Jessica Perry “How would you perform the role of Creon in his appearance with the Chorus and in his last appearance of the play to demonstrate to your audience how his character changes?” Playing the role of Creon, his performance throughout the play of Antigone should retain many elements of the style of traditional Greek theatre. As Antigone is a Greek tragedy the style of acting needs to be exaggerated and over-dramatic. Especially in the last scene, lots of passion and emotion needs to be added in the last scene, this will show the clear contrast of Creon’s behaviour in the first and the last scene. The two scenes show the contrast of Creon’s hubris and the will of the Gods, highlighting a key theme of the play: state law vs. religion. I would have short curly black and slightly grey hair with a thick beard similar to the hair. Tall, broad shouldered showing my physical dominance on stage. I'd wear a burgundy sleeveless knee length chiton with a high-neckline made from linen including gold detail on the neckline, a brown coloured leather belt and brown woollen himation draped over the right shoulder. I would also have brown leather sandals, and a gold ring and chain necklace too. I would have a large scar running down the left side of my leg, showing the conflict and wars I have been involved in from the past. I would have a low booming voice, I would talk slow
Outline the ways in which technical elements were used to create realism on stage at particular moments in one live production that you have seen and assess the effectiveness of these moments for the audience? On ___ October I saw a production of Tennessee Williams’ ‘Cat on a Hot Tin Roof’ at the West Yorkshire Play House in Leeds. This production was wholly naturalistic and the director included a vast number of technical elements that were added to conjure realism for the audience. As I entered the auditorium, I saw the play’s pre-set which looked like a single room with a small additions such as a balcony and a number of doors which presumably led to elsewhere in the ‘house’. The pre-set was lit brightly with a wash of soft yellow light. This created a sense of warmth and humidity, and made the audience believed that the room must be in a house located in a country with a warm climate. The source of the light in the auditorium was lanterns that were situated above the stage and to the sides, which, from the audience’s point of view, made out that this was sunlight coming in from the windows. This not only suggests a place, but also a time- either morning or evening due to the colour of the light. The source of the light helped to contribute to the realism created because in a real life environment, sunlight does indeed enter and light up the room from the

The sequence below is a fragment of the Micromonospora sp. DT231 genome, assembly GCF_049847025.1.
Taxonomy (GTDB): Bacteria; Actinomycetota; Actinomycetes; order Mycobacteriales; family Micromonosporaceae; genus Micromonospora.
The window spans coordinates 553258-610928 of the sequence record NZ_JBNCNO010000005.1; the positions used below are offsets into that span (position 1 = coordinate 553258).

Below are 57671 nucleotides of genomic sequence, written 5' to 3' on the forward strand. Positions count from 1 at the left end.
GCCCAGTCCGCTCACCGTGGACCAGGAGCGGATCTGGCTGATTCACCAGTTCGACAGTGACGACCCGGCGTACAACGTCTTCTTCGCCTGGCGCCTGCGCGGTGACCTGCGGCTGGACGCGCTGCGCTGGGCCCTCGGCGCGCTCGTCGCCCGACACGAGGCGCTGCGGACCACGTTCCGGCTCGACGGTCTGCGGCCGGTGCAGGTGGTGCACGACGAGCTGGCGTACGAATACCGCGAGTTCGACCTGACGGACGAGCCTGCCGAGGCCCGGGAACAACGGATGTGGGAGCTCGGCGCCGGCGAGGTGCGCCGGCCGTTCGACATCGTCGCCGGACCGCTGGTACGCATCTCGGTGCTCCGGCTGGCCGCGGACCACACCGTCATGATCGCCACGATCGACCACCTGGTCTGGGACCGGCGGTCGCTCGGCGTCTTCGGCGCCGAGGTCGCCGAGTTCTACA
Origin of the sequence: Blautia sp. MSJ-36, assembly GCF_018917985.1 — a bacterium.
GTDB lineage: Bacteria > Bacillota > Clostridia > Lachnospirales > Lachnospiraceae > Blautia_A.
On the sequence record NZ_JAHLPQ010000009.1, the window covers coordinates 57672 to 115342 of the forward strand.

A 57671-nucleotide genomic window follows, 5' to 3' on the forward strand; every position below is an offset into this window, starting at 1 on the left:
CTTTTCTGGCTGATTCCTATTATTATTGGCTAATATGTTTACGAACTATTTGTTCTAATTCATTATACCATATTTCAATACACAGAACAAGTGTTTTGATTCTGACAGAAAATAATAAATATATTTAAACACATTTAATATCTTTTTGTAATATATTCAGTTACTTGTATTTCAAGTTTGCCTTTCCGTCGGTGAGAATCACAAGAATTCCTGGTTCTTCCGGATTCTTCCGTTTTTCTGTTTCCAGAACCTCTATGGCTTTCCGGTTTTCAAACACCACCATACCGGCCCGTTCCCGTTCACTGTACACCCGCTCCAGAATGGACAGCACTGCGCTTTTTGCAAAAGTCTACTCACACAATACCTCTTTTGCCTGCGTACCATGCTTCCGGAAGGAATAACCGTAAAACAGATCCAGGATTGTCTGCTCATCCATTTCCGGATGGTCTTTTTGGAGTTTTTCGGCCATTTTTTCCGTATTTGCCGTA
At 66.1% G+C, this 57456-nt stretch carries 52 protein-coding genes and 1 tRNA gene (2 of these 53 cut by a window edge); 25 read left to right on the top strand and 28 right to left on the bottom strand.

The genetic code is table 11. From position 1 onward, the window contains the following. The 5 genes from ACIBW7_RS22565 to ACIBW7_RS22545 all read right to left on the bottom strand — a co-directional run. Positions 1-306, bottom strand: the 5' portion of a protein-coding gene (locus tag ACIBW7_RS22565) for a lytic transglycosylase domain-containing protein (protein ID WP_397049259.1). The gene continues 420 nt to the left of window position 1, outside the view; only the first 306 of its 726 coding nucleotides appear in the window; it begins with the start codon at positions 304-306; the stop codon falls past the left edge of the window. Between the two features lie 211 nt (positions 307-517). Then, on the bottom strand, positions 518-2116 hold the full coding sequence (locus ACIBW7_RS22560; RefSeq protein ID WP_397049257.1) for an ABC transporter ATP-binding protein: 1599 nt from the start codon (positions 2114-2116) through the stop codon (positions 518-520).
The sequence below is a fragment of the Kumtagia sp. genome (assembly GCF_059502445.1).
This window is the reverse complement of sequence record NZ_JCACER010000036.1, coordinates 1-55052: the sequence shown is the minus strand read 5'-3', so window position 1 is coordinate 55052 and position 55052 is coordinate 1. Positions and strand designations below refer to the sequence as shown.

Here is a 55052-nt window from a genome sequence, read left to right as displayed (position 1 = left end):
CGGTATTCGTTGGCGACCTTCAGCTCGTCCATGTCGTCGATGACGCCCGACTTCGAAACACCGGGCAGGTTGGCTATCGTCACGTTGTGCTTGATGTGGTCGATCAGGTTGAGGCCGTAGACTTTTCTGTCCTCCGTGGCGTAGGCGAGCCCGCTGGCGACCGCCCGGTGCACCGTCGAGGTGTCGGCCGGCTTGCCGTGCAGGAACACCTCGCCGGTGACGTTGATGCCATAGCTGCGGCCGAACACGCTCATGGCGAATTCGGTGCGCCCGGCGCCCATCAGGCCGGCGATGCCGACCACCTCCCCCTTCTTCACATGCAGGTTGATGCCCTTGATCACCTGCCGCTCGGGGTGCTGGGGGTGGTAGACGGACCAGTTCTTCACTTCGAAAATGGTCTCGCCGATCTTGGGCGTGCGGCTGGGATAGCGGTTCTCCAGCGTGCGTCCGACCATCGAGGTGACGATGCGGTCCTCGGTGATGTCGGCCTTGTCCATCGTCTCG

What function do you think the MC should have, and how would you perform the role from the opening of the play up to the line Well, thats the end of Part one of The War Game?
Drama Assessment Essay – * What function do you think the MC should have, and how would you perform the role from the opening of the play up to the line “Well, that’s the end of Part one of The War Game”? I see the MC as the driving force for the narrative of the play. During his first appearance the stage directions says he has a ringmaster’s whip and this, I think, is a hint at his character. He is the ringmaster of the performances – both that of the Pierrot show and that which the physical audience sees. Because of this, I see the MC as being quite an upright man, perhaps with ringmaster’s coat on, and of course the whip in his hand. This would encourage the actor to be loud and entertaining such as he would be in the ‘Roll up!’ style of the circus. Although the connotations of this circus-like theme would be to have him as heavily mad up to look like a clown or ringmaster I think this would be inappropriate therefore stage make up should be kept to a minimum. I would suggest an alternative to the whip, which is mentioned in the play- perhaps the MC could hold a ringmaster’s baton that he could use to aim at his reference points for example pointing at the characters he is talking about. The MC is the character who engages most with the audience, breaking the fourth wall intentionally to interact. Instead of just telling the audience something or